Some of my beliefs, thoughts, and feelings I am unable to express as well as others can do for me. Hermann Hesse is one example, particularly on the topic of relationship with trees.
Right: Book cover illustration by Peter le Vasseur on the 1975 Picador/Pan Books Ltd. edition of Wandering, listed new at $1.75!
“Hermann Hesse was a German-Swiss poet, novelist, and painter. In 1946, he received the Nobel Prize for Literature. His best known works include Steppenwolf, Siddhartha, and The Glass Bead Game (also known as Magister Ludi) which explore an individual’s search for spirituality outside society.” —from goodreads Hesse author page
Below I offer a large passage on trees from Hermann Hesse (1877-1962) in his book Wandering, Notes and Sketches (1920); translated by James Wright. New York: Farrar, Straus & Giroux, 1972:
There is a comprehensive review of the book at Hermitary.com. It begins, “Hermann Hesse composed his little book Wanderung: Aufzeichnungen as fiction, but it reads as autobiography, as do most of his little sketches wherein a personable narrator reveals his convoluted emotions. Wandering finds the fictional narrator at a psychological crossroads, and Hesse’s clear, simple, and heartfelt prose makes the book a candid and attractive reflection.”
Biographical note in the front matter of the Picador edition (click for larger view):
From the chapter “Trees” in Wandering by Hermann Hesse (1920):
“For me, trees have always been the most penetrating preachers. I revere them when they live in tribes and families, in forests and groves. And even more I revere them when they stand alone. They are like lonely persons. Not like hermits who have stolen away out of some weakness, but like great, solitary men, like Beethoven and Nietzsche. In their highest boughs the world rustles, their roots rest in infinity; but they do not lose themselves there, they struggle with all the force of their lives for one thing only: to fulfill themselves according to their own laws, to build up their own form, to represent themselves. Nothing is holier, nothing is more exemplary than a beautiful, strong tree. When a tree is cut down and reveals its naked death-wound to the sun, one can read its whole history in the luminous, inscribed disk of its trunk: in the rings of its years, its scars, all the struggle, all the suffering, all the sickness, all the happiness and prosperity stand truly written, the narrow years and the luxurious years, the attacks withstood, the storms endured. And every young farmboy knows that the hardest and nobleest wood has the narrowest rings, that high on the mountains and in continuing danger the most indestructible, the strongest, the ideal trees grow.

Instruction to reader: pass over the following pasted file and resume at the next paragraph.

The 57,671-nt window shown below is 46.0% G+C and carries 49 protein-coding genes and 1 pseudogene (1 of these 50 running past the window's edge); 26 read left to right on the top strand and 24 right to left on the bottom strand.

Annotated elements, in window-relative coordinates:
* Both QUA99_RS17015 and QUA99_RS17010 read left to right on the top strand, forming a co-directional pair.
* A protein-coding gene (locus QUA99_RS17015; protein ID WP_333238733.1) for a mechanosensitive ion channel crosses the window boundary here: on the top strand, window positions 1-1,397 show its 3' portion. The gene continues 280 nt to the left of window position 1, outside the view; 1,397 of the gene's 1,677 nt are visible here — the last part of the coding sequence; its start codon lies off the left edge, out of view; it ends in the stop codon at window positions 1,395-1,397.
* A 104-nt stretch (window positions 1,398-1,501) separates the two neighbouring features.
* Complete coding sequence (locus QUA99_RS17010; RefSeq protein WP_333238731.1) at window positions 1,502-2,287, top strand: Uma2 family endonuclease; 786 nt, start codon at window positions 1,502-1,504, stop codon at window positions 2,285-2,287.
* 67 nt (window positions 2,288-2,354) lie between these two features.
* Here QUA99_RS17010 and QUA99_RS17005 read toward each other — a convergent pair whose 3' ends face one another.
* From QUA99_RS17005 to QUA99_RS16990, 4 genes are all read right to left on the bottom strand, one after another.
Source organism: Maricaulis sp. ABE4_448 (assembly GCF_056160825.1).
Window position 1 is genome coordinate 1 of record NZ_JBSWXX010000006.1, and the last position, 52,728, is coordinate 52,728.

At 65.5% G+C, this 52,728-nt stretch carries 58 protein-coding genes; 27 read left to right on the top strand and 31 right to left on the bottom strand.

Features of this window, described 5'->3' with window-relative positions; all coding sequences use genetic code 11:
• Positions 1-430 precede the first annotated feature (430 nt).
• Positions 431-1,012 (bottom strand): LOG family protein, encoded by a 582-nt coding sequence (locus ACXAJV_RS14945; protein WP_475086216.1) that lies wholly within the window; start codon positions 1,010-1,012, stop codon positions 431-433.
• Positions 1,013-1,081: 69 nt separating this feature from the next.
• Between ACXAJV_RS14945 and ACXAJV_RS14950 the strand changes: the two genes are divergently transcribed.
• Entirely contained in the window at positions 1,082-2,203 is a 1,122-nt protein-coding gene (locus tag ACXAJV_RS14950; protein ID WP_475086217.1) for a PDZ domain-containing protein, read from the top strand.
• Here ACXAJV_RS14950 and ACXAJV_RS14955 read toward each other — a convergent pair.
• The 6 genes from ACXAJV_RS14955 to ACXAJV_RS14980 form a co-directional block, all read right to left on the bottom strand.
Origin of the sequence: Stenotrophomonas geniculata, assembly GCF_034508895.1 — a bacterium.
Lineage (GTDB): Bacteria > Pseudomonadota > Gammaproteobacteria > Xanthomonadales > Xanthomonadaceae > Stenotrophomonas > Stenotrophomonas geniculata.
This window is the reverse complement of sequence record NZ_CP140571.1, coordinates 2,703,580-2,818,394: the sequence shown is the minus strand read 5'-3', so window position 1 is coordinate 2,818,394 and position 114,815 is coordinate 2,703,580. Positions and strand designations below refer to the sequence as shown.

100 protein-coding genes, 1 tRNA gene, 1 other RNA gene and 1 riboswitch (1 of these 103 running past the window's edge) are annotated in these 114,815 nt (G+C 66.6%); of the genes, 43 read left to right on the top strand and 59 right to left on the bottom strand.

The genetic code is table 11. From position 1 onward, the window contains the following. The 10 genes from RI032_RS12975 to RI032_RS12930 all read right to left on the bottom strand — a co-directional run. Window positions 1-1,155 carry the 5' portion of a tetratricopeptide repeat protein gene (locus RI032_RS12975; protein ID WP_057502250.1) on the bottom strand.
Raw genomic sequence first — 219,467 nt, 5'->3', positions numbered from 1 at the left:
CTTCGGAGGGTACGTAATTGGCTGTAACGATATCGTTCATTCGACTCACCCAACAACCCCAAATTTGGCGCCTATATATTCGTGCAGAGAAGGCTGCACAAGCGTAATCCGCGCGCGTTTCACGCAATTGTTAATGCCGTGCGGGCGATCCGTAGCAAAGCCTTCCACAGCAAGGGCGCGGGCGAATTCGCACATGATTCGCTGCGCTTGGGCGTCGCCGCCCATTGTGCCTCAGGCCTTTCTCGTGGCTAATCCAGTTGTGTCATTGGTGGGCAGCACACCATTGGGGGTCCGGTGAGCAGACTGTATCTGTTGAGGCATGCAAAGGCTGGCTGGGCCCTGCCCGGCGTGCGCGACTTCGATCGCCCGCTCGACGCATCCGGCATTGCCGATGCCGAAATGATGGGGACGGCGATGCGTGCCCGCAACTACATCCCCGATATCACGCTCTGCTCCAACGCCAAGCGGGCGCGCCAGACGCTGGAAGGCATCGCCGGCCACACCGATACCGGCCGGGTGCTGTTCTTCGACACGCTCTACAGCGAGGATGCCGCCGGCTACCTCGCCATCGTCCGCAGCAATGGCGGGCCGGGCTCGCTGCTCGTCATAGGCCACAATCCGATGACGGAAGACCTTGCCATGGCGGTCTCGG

“Trees are sanctuaries. Whoever knows how to speak to them, whoever knows how to listen to them, can learn the truth. They do not preach learning and precepts, they preach, undeterred by particulars, the ancient law of life.
“A tree says: A kernel is hidden in me, a spark, a thought, I am life from eternal life. The attempt and the risk that the eternal mother took with me is unique, unique the form and veins of my skin, unique the smallest play of leaves in my branches and the smallest scar on my bark. I was made to form and reveal the eternal in my smallest special detail.